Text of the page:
Millennials take action against social injustice

These days it almost seems as though it is a crime to care. If you stand up to someone or call them out for being out of line, you are instantly labeled as triggered and overly sensitive. Last Halloween I even saw a “Triggered Millennial” costume which consisted of wrapping bubble wrap around the person to poke fun at their supposed fragility. Despite criticism and jokes, the truth is clear, people are sick and tired of insensitive and discriminatory behavior. It is not a matter of sensitivity but one of awareness and attention.

You can hardly go a day or even a few ours without seeing someone being called out on social media for saying something offensive. Critics say that overly sensitive millennials are the problem but in reality it is the other way around. Young people today have simply been raised to be intolerant to bigoted behavior and even society as a whole is moving in the same direction.

In an age where everyone in connected all day at the touch of a button, people can more freely express their thoughts and opinions. This makes way for people to be educated on issues and see from others’ perspectives. In turn people have become more attentive and aware.

When slurs or jokes poking fun at people for their situation, race or other aspects are thrown around, they are quickly met with opposition. For example, in recent controversy, popular clothing brand H&M sold a short that read “coolest monkey in the jungle” and had it modeled by a child of African descent. As expected, social media exploded with a barrages of angry comments and demands to have the shirt discontinued. Users pointed out the glaring racist connotation of the shirt and the history of the slur relating people of color to primates.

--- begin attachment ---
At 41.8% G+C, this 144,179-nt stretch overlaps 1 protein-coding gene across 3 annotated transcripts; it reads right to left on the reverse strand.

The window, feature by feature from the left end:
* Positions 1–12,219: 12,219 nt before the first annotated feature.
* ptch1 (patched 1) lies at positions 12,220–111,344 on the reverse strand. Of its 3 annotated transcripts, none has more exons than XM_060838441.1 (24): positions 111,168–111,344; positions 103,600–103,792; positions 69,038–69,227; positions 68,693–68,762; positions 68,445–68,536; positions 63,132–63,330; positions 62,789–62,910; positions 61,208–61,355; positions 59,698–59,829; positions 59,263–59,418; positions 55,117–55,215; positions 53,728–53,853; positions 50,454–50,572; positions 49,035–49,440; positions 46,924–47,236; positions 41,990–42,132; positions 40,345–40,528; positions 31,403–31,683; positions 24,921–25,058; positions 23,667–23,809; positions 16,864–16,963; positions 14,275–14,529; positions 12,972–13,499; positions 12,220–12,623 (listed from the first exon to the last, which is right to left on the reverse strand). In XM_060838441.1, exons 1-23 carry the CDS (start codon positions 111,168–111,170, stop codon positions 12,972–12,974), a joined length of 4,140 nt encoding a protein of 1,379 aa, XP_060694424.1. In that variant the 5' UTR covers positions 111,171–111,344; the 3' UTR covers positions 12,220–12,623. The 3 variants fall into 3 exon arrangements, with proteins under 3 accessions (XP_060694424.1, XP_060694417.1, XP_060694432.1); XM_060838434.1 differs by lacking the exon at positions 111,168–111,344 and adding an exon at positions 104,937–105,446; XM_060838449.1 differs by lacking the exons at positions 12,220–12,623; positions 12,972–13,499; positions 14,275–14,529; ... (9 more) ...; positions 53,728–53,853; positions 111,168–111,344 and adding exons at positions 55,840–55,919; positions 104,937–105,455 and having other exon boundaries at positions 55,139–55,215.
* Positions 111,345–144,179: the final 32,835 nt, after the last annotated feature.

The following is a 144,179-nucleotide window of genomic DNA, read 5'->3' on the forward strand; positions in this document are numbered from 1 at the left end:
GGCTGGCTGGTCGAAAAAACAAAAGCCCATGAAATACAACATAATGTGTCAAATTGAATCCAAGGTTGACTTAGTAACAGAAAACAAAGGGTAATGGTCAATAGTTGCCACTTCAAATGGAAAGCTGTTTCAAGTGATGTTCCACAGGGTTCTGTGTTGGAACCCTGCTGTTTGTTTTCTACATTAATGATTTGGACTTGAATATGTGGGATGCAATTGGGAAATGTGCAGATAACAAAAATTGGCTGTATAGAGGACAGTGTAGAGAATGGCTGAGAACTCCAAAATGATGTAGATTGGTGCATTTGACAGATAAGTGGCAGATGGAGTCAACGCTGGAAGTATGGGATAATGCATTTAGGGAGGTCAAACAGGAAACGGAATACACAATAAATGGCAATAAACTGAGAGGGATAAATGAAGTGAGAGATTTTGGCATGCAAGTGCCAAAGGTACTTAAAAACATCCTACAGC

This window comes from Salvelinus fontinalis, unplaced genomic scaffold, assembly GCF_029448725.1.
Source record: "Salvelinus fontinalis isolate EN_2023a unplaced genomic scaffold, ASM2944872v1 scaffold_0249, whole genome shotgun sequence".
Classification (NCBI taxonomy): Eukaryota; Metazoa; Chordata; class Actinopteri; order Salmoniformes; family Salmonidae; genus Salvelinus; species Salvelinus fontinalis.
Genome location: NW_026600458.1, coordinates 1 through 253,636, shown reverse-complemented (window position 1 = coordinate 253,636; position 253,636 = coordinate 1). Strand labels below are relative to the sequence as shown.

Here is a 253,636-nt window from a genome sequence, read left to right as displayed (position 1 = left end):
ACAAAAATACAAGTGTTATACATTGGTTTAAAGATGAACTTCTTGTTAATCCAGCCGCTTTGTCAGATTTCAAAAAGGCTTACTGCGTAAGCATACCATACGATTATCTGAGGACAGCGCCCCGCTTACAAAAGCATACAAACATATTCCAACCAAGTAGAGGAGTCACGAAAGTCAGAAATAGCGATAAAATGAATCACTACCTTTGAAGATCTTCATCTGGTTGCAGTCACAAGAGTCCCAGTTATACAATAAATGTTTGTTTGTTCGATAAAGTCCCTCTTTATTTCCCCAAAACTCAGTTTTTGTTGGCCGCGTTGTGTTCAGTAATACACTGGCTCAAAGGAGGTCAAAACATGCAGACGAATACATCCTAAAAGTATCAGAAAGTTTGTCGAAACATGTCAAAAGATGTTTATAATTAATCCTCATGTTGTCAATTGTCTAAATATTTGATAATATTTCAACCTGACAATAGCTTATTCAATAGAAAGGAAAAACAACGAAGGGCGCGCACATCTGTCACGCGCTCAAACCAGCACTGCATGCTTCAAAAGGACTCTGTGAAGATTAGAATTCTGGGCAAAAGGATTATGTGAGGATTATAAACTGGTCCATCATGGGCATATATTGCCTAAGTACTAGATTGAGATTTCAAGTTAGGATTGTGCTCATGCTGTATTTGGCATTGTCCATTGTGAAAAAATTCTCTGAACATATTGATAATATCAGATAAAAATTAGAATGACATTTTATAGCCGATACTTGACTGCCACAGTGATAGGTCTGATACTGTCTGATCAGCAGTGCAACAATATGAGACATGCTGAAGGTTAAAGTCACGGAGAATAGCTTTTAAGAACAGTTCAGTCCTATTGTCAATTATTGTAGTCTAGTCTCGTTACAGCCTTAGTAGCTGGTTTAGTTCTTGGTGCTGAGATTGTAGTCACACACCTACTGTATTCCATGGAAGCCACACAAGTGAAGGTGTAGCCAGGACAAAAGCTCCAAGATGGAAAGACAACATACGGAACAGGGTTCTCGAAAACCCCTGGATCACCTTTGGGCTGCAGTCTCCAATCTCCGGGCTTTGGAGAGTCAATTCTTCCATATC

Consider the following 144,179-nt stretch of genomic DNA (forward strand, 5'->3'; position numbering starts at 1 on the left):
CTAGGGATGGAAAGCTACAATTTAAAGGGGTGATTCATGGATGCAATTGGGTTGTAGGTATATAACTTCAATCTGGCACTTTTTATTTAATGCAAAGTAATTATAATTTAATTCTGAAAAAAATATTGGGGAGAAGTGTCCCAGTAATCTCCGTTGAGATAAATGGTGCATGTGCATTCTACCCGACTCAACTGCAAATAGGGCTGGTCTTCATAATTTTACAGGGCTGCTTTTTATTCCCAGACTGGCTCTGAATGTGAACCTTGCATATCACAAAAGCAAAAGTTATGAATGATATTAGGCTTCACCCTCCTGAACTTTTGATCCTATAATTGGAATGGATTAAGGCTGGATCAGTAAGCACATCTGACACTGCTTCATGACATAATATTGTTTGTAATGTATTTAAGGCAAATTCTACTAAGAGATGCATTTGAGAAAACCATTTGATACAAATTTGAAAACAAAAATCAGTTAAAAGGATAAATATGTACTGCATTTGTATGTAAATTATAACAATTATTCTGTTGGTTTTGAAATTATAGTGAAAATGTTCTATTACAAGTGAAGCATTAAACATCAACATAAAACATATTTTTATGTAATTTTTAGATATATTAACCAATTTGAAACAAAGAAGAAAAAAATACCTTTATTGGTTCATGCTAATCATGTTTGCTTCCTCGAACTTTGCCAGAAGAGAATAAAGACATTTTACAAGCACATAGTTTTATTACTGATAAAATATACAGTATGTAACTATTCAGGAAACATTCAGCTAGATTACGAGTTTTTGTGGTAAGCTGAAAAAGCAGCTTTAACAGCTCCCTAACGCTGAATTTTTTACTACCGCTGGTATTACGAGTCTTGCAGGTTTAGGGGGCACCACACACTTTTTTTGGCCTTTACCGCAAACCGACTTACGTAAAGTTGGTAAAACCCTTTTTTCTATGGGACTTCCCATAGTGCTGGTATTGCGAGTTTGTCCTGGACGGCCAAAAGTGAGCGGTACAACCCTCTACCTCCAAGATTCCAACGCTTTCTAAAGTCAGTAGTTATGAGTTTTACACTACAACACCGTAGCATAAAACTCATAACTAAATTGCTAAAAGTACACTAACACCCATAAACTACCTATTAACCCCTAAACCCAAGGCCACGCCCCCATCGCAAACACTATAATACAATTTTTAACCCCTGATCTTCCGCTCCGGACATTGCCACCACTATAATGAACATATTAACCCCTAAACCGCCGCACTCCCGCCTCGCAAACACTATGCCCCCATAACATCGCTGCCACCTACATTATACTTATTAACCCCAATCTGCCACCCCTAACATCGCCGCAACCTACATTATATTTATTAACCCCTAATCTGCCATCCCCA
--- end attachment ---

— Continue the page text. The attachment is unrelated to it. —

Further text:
The people standing up to the bigotry are not the issue. The fact of the matter is, these things have always been offensive but with time and education people finally have the knowledge and voice to point it out. It really is a sign of the times, insensitive older generations have been conditioned to accept are simply not welcomed by the younger and progressive crowd.

The people combating this behavior are not the problem but rather the solution. A society that advocates for each other and fights back against bigotry can hardly be called a bad thing. Triggered is not the right word, but instead “aware”. Aware of the power of words and actions and the effect they can have.

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